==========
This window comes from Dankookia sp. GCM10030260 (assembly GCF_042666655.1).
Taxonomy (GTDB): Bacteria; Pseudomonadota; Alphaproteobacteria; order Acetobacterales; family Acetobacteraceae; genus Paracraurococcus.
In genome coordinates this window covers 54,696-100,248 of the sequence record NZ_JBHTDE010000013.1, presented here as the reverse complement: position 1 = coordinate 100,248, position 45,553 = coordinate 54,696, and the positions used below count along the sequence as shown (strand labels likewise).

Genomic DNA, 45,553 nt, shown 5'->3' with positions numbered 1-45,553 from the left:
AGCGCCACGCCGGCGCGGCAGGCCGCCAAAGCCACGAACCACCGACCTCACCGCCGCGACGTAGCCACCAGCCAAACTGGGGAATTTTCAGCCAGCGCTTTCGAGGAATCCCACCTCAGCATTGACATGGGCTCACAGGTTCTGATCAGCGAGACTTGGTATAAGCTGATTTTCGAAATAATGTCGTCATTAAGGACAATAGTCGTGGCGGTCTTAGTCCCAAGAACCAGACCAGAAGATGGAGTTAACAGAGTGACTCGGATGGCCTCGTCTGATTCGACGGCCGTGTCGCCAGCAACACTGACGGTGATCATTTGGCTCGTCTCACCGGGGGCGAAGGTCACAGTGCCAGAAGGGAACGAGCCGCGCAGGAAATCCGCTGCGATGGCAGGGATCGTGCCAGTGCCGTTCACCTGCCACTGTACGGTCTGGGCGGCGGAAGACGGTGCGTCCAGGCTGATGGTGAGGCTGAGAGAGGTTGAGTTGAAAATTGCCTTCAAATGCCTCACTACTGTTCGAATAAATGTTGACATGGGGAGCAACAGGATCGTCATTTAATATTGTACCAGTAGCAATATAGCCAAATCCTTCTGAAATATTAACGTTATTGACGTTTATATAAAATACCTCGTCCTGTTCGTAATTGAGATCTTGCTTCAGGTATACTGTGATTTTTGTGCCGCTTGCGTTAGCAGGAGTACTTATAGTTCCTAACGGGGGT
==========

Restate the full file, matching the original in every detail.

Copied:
This window comes from Dankookia sp. GCM10030260 (assembly GCF_042666655.1).
Taxonomy (GTDB): Bacteria; Pseudomonadota; Alphaproteobacteria; order Acetobacterales; family Acetobacteraceae; genus Paracraurococcus.
In genome coordinates this window covers 54,696-100,248 of the sequence record NZ_JBHTDE010000013.1, presented here as the reverse complement: position 1 = coordinate 100,248, position 45,553 = coordinate 54,696, and the positions used below count along the sequence as shown (strand labels likewise).

Genomic DNA, 45,553 nt, shown 5'->3' with positions numbered 1-45,553 from the left:
AGCGCCACGCCGGCGCGGCAGGCCGCCAAAGCCACGAACCACCGACCTCACCGCCGCGACGTAGCCACCAGCCAAACTGGGGAATTTTCAGCCAGCGCTTTCGAGGAATCCCACCTCAGCATTGACATGGGCTCACAGGTTCTGATCAGCGAGACTTGGTATAAGCTGATTTTCGAAATAATGTCGTCATTAAGGACAATAGTCGTGGCGGTCTTAGTCCCAAGAACCAGACCAGAAGATGGAGTTAACAGAGTGACTCGGATGGCCTCGTCTGATTCGACGGCCGTGTCGCCAGCAACACTGACGGTGATCATTTGGCTCGTCTCACCGGGGGCGAAGGTCACAGTGCCAGAAGGGAACGAGCCGCGCAGGAAATCCGCTGCGATGGCAGGGATCGTGCCAGTGCCGTTCACCTGCCACTGTACGGTCTGGGCGGCGGAAGACGGTGCGTCCAGGCTGATGGTGAGGCTGAGAGAGGTTGAGTTGAAAATTGCCTTCAAATGCCTCACTACTGTTCGAATAAATGTTGACATGGGGAGCAACAGGATCGTCATTTAATATTGTACCAGTAGCAATATAGCCAAATCCTTCTGAAATATTAACGTTATTGACGTTTATATAAAATACCTCGTCCTGTTCGTAATTGAGATCTTGCTTCAGGTATACTGTGATTTTTGTGCCGCTTGCGTTAGCAGGAGTACTTATAGTTCCTAACGGGGGT